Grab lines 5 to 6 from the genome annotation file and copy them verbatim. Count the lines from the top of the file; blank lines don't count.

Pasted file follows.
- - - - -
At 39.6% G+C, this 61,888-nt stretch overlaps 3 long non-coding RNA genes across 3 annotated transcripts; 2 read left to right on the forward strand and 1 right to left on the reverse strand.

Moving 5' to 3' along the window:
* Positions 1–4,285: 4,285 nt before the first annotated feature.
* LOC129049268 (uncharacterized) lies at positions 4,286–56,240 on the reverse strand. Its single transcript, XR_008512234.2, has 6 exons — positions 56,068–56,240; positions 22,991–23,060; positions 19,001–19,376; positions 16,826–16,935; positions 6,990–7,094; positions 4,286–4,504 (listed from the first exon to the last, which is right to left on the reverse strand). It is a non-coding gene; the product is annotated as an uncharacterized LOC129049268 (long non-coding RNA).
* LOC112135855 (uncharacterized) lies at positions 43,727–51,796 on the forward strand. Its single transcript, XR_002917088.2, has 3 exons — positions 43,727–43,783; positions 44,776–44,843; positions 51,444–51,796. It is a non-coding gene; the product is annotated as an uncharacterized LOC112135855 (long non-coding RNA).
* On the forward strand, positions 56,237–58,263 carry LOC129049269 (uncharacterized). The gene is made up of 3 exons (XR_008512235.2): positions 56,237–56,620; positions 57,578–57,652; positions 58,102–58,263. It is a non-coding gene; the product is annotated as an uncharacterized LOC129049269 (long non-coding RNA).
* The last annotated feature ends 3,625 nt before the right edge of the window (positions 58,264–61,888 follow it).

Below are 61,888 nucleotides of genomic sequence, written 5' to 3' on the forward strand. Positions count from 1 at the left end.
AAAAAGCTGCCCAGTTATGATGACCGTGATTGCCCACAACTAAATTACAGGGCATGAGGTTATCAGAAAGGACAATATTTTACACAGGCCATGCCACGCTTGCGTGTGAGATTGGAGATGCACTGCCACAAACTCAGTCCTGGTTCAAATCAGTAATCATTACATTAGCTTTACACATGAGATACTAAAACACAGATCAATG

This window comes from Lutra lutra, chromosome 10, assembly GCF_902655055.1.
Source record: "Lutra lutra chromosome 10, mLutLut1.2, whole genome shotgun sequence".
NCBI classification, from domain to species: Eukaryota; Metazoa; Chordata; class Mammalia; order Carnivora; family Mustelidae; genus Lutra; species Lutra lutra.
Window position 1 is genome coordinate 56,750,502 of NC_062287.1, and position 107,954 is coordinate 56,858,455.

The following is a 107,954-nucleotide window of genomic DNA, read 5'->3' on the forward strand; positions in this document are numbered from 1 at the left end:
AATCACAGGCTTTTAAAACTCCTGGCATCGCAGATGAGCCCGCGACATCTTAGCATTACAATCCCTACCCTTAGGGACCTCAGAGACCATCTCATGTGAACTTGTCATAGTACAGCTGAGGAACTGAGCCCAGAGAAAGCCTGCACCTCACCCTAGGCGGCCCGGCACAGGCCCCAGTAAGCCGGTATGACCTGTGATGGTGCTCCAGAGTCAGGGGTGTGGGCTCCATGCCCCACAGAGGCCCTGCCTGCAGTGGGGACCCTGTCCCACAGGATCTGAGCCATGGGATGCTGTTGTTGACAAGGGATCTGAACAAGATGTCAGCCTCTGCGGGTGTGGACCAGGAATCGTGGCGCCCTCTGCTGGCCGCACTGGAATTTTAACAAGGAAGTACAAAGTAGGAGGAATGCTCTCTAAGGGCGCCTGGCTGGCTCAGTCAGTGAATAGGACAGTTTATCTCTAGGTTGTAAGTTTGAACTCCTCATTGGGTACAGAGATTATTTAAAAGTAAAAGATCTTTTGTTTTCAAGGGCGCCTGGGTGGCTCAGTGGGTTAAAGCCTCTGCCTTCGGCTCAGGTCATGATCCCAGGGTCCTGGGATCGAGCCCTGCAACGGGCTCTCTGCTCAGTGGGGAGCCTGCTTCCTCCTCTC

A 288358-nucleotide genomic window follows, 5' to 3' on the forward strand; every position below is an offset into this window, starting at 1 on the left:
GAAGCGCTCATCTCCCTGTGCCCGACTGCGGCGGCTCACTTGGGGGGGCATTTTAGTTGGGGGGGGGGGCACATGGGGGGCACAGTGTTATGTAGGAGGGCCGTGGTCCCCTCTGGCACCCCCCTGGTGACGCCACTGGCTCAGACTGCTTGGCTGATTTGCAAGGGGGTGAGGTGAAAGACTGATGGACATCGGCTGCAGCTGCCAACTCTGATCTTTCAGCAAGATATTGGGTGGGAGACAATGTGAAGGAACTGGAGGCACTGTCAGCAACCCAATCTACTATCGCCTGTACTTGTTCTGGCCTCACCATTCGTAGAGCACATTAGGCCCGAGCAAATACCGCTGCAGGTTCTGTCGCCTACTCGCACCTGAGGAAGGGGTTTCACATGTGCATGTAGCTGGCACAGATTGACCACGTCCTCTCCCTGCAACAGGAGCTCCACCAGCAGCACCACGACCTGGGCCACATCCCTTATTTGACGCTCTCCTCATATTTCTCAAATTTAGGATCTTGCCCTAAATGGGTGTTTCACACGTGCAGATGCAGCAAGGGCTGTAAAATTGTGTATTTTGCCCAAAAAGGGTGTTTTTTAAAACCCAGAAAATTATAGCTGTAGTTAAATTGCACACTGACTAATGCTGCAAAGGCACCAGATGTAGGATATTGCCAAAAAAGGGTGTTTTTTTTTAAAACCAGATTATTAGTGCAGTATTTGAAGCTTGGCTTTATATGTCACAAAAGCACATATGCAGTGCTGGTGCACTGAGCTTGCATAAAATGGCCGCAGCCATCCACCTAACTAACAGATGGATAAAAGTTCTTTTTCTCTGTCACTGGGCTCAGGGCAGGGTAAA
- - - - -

* LOC112135855 (uncharacterized) lies at positions 43,727–51,796 on the forward strand. Its single transcript, XR_002917088.2, has 3 exons — positions 43,727–43,783; positions 44,776–44,843; positions 51,444–51,796. It is a non-coding gene; the product is annotated as an uncharacterized LOC112135855 (long non-coding RNA).
* On the forward strand, positions 56,237–58,263 carry LOC129049269 (uncharacterized). The gene is made up of 3 exons (XR_008512235.2): positions 56,237–56,620; positions 57,578–57,652; positions 58,102–58,263. It is a non-coding gene; the product is annotated as an uncharacterized LOC129049269 (long non-coding RNA).